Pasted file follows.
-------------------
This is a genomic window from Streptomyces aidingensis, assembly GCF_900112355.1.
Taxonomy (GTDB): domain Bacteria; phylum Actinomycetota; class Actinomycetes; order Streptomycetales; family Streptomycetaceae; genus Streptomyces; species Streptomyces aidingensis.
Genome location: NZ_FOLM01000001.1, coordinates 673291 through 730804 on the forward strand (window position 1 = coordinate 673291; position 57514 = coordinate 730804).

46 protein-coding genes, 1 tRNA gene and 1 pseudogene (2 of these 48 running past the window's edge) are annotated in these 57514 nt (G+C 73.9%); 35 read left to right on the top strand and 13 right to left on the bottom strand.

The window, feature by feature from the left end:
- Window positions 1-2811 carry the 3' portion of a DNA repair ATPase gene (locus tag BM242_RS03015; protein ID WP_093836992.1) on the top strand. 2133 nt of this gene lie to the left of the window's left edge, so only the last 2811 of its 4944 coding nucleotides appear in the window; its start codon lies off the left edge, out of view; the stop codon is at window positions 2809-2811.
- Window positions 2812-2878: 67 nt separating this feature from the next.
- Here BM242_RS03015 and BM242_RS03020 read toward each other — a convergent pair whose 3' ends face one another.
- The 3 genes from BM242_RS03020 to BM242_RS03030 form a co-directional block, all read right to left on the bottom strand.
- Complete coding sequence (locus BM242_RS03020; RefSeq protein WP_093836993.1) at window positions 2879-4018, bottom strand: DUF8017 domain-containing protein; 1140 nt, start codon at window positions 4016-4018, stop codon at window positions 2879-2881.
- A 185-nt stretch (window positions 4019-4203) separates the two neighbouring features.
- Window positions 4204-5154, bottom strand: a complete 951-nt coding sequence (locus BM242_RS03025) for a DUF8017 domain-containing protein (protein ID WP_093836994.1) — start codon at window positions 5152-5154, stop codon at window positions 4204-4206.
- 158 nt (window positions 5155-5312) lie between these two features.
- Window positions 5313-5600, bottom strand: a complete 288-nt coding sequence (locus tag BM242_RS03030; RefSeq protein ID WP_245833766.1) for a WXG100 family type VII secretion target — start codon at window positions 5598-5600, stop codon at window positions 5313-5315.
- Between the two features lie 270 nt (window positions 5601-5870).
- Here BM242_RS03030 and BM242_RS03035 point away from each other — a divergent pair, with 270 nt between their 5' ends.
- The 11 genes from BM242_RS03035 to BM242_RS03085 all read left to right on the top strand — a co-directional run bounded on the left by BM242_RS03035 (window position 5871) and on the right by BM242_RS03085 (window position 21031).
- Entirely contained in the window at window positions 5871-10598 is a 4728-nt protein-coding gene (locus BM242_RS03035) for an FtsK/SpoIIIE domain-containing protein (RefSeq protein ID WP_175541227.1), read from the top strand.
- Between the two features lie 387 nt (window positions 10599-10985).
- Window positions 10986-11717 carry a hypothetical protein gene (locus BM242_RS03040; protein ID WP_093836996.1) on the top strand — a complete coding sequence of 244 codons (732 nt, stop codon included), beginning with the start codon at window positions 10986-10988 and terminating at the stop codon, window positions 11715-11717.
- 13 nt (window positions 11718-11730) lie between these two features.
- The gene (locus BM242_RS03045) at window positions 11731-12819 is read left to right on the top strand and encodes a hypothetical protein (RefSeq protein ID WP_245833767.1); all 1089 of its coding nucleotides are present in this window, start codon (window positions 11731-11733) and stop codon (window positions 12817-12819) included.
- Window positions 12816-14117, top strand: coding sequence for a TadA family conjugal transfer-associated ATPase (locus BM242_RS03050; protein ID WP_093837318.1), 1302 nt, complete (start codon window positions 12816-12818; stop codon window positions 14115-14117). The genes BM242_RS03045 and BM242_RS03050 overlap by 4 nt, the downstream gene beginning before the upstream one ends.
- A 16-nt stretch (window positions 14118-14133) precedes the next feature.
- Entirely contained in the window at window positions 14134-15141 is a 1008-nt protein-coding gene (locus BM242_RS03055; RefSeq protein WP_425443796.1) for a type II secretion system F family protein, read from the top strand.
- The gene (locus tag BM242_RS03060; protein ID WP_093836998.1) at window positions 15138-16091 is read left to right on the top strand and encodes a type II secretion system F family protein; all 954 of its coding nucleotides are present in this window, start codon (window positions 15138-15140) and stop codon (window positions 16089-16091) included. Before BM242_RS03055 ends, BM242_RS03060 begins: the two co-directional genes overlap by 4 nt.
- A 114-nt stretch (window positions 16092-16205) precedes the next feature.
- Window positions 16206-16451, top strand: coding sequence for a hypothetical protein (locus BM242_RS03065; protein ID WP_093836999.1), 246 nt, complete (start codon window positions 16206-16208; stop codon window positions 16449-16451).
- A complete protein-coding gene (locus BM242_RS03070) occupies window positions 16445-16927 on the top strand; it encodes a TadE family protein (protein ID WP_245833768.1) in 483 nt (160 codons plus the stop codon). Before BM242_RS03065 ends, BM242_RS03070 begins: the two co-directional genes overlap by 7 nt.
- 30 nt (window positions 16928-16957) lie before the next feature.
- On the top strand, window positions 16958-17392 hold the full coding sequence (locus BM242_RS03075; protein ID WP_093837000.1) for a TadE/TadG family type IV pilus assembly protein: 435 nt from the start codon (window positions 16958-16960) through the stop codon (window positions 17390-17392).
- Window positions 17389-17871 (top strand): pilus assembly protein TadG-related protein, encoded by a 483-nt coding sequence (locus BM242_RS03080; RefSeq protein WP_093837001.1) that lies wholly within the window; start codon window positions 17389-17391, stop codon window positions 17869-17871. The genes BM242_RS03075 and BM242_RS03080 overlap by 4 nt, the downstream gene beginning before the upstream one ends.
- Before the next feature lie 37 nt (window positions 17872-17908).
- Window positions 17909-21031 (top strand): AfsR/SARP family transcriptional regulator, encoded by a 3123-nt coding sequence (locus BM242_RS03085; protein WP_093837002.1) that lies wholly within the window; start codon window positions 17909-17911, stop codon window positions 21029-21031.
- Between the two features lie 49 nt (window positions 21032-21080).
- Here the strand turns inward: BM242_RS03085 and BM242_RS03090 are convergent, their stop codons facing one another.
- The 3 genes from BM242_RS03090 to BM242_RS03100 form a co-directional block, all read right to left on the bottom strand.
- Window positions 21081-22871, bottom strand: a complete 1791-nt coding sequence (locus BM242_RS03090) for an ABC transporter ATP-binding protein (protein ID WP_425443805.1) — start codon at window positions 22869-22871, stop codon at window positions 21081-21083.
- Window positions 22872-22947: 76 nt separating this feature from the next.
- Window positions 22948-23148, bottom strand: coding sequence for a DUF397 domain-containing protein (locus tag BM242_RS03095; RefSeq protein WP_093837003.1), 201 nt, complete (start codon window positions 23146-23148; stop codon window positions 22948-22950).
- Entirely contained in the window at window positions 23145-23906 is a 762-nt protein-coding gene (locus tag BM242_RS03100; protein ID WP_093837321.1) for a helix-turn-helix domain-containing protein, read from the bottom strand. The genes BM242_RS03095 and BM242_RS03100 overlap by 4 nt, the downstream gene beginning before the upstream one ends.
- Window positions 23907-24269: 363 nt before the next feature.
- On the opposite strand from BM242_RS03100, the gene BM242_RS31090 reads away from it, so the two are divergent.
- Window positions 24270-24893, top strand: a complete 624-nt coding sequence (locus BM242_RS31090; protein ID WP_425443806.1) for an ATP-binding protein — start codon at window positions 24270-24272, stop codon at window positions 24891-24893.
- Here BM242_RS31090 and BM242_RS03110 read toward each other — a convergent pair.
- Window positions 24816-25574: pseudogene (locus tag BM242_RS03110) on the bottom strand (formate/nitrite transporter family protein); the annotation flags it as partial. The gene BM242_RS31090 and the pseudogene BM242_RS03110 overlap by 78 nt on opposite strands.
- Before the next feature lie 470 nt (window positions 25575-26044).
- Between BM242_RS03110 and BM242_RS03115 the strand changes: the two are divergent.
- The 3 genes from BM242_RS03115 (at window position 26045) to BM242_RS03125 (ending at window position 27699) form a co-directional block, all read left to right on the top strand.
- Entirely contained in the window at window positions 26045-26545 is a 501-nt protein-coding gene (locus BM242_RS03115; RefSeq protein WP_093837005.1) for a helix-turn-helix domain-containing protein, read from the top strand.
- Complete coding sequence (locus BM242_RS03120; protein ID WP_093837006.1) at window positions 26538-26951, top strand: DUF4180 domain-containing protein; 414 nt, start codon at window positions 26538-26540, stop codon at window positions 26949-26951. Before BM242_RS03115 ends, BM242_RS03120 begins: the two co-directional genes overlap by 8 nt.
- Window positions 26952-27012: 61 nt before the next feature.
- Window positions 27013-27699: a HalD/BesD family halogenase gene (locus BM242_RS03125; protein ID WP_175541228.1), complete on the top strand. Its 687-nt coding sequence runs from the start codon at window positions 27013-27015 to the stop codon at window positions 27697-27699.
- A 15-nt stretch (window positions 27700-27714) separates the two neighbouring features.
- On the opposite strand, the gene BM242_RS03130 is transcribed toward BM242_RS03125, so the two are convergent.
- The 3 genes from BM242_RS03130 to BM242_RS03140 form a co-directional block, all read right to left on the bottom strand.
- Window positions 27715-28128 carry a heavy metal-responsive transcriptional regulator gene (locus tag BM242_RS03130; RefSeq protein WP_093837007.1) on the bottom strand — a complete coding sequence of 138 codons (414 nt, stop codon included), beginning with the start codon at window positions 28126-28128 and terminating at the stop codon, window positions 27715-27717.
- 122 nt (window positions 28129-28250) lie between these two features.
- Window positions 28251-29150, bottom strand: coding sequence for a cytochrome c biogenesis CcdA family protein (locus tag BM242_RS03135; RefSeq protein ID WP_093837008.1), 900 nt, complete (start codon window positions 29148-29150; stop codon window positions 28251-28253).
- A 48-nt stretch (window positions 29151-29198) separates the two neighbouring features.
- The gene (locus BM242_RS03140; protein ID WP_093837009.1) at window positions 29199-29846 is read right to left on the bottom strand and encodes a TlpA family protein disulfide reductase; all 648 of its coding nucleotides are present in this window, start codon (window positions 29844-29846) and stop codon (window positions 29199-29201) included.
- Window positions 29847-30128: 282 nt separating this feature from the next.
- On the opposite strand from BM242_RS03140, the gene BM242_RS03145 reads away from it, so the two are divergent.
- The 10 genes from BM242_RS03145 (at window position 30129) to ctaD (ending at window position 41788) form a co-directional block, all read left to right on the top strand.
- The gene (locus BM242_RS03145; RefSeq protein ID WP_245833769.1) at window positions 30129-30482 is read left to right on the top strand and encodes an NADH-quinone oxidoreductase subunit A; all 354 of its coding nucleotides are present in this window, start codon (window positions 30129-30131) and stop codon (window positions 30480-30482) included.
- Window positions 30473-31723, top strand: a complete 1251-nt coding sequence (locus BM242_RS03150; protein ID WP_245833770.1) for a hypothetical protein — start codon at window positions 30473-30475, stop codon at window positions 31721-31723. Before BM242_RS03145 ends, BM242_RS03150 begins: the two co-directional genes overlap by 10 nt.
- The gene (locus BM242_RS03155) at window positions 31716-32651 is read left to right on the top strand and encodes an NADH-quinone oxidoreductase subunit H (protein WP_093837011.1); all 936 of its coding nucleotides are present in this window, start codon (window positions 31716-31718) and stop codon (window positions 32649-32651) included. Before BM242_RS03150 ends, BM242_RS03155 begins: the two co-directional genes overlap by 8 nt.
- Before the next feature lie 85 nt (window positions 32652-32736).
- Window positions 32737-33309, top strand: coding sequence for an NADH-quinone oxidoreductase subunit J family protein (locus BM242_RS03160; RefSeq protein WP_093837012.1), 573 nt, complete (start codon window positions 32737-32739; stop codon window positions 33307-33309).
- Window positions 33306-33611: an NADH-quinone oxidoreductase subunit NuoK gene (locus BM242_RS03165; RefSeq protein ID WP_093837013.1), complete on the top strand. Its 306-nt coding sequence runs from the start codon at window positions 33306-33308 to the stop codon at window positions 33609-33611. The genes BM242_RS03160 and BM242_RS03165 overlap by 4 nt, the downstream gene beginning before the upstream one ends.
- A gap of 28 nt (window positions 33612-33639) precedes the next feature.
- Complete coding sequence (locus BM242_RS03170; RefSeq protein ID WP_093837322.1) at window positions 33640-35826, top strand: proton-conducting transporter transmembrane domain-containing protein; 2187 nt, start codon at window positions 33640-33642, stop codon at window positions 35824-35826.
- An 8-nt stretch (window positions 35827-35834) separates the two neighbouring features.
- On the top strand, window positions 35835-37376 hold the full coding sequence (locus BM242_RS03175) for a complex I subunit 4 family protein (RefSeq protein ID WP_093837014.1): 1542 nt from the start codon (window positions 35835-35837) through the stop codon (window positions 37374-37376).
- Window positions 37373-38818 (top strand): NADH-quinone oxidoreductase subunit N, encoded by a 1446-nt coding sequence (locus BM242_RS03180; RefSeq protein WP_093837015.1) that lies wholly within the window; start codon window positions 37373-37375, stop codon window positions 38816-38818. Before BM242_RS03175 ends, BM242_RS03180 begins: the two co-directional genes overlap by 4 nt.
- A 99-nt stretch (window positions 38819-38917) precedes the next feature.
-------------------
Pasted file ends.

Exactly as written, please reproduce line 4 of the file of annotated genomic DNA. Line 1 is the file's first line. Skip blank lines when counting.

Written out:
46 protein-coding genes, 1 tRNA gene and 1 pseudogene (2 of these 48 running past the window's edge) are annotated in these 57514 nt (G+C 73.9%); 35 read left to right on the top strand and 13 right to left on the bottom strand.